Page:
Ein Neubau hinter historischer Fassade
Within a year a competition was announced for the reconstruction. The competition for a 3,500-seat opera house was won by architects Aldo Morbelli and Robaldo Morozzo della Rocca. Despite this prompt initiative, the Second World War and political issues delayed the works for thirty years until 1967, when architect Carlo Mollino was appointed to design a new theatre with a capacity reduced to a more appropriate 1,800 seats. Mollino was selected by an apposite commission, as one of the most acclaimed architects of his time, having been professor of Architectural Composition at the Turin faculty from 1953 to the death, responsible among many buildings for the Turin Equestrian Society (1937-40), the Rai Auditorium (1950-53), the Torino Chamber of Commerce (1964-72). He had eclectic interests in racing cars, planes, streamlining, steel, and was once credited as saying, “Everything is permissible as long as it is fantastic.” Mollino had no real experience of the buildings for performance or opera houses but determined to produce a new form of theatre for Teatro Regio and Turin.
In 1927 Walter Gropius was head of the renowned Bauhaus and originated a design for what he called the Total Theatre. Carlo Mollino also prepared a concept drawing for a “Teatro Totale” with his sketch for Turin. The city authorities wanted to retain the harmony of Piazza Castello and insisted the front façade and colonnade be retained and restored. Mollino kept this element to house foyers and box office. An open space behind led to a completely new glass façade and entrance to the theatre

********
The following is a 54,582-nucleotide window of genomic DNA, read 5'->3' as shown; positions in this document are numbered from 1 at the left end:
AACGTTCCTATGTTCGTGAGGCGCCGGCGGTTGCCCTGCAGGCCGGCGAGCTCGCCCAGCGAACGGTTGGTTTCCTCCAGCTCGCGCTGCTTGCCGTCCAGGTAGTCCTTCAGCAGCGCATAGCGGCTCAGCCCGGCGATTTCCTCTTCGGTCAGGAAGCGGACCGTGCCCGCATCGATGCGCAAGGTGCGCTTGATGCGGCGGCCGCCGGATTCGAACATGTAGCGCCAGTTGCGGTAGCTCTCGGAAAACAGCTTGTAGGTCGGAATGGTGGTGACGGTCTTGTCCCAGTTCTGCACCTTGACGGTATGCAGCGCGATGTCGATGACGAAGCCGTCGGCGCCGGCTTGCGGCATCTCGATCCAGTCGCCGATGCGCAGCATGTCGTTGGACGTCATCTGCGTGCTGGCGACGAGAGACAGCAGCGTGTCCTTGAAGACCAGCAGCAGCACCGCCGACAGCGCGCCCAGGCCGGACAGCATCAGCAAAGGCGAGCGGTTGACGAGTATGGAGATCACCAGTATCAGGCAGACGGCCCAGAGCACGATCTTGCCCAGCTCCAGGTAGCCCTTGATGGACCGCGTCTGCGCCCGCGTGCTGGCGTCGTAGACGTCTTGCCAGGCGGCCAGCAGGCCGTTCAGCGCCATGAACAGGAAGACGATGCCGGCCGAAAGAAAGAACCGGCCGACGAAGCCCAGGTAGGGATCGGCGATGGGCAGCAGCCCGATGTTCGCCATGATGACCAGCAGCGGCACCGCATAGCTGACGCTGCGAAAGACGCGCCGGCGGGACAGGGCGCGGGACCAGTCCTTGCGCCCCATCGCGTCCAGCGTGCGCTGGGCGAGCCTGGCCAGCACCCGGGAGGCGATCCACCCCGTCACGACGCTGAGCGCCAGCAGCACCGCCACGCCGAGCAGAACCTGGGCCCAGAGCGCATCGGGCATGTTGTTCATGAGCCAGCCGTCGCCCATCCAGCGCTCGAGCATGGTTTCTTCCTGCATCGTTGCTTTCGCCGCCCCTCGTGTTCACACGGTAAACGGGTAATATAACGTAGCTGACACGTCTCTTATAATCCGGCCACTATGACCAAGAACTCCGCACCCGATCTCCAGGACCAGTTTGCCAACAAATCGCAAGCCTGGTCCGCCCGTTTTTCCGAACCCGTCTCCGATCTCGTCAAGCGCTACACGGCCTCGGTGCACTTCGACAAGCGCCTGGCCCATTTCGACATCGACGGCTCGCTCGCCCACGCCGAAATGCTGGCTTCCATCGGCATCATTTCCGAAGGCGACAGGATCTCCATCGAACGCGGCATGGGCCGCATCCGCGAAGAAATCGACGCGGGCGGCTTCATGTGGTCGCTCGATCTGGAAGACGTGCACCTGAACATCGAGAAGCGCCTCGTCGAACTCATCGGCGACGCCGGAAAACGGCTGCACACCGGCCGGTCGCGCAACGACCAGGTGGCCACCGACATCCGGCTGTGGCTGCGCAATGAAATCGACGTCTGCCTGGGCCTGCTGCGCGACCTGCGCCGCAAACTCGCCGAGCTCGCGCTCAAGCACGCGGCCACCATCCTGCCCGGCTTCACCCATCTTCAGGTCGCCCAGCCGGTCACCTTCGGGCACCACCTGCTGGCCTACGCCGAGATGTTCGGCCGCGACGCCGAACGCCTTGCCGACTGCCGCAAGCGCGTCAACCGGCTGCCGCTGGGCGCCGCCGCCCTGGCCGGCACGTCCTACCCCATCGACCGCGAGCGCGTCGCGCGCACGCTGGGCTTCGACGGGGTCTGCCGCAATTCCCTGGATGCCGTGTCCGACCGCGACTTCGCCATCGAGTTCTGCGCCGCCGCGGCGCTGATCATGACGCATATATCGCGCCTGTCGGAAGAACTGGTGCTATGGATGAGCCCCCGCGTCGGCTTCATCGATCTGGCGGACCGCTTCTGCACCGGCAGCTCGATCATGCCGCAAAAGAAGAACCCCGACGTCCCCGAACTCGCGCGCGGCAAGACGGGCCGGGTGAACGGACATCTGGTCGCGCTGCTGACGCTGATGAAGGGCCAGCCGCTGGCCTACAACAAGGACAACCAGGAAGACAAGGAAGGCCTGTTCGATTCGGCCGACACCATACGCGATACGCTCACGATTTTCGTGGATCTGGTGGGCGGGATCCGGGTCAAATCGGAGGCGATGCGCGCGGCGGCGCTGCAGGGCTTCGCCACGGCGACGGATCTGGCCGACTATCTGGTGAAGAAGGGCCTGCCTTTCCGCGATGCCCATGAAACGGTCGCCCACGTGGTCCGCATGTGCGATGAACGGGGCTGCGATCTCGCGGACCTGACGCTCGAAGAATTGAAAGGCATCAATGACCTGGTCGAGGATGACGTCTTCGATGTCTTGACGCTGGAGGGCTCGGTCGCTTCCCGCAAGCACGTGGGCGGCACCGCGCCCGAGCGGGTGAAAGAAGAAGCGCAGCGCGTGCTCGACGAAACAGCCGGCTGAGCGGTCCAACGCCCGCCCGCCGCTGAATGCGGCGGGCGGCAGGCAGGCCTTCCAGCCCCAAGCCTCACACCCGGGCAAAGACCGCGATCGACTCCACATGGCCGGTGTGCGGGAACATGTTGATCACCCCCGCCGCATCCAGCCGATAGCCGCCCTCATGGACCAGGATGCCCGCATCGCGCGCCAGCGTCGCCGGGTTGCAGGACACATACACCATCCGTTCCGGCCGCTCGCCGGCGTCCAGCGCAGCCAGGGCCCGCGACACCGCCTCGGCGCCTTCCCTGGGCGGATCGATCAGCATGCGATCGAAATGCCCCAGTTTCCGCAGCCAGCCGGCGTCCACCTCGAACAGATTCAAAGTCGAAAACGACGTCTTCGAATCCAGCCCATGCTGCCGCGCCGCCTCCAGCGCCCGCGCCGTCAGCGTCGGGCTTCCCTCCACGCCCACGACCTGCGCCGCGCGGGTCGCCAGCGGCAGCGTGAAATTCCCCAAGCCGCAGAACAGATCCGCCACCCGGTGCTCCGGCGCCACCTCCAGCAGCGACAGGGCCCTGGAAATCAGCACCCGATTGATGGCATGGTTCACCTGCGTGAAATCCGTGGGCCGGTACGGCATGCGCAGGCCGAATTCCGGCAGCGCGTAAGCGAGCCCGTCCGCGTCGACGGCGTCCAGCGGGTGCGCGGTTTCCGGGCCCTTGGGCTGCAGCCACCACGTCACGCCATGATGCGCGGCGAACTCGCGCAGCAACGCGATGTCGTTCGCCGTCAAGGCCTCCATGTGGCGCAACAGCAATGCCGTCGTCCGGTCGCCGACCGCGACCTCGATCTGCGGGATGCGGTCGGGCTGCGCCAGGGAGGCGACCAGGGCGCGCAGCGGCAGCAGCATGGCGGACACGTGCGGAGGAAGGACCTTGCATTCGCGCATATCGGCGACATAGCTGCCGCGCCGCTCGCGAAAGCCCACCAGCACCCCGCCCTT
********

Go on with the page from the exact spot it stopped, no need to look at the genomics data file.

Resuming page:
Bezüge zum Bauhaus und der Geschichte
The new Teatro Regio foyers have an interesting interplay of levels linked by staircases redolent of those in the Metropolitan Opera in New York. Mollino also picked up the star shape found in Guarino Guarini’s Palazzo Carignano and embodied them in patterns on the foyer walls as on the external, curvilinear side walls, where he declined side by side cotto tiles and great glass surfaces. The traditional symbol of Turin is a bull and he incorporated a bull in semi-abstract form into a marble ellipsoidal section of the foyer floor in what is now called Foyer del Toro. The predominant colours in the foyers are the red of the carpet (a singular, registered pattern that mixes red and purple designed by his own), the white of the marbles, the golden/bronze tint in the laminated walls and in the balustrade. Everywhere glass walls allow the eye to look at the exterior architecture, in a continuous dialogue with the past, and in total transparency between the people inside and the community. He designed very distinctive lighting based on frosted globes which are used throughout the foyers, sometimes assembled in shapes that remember bunches or wisteria flowers.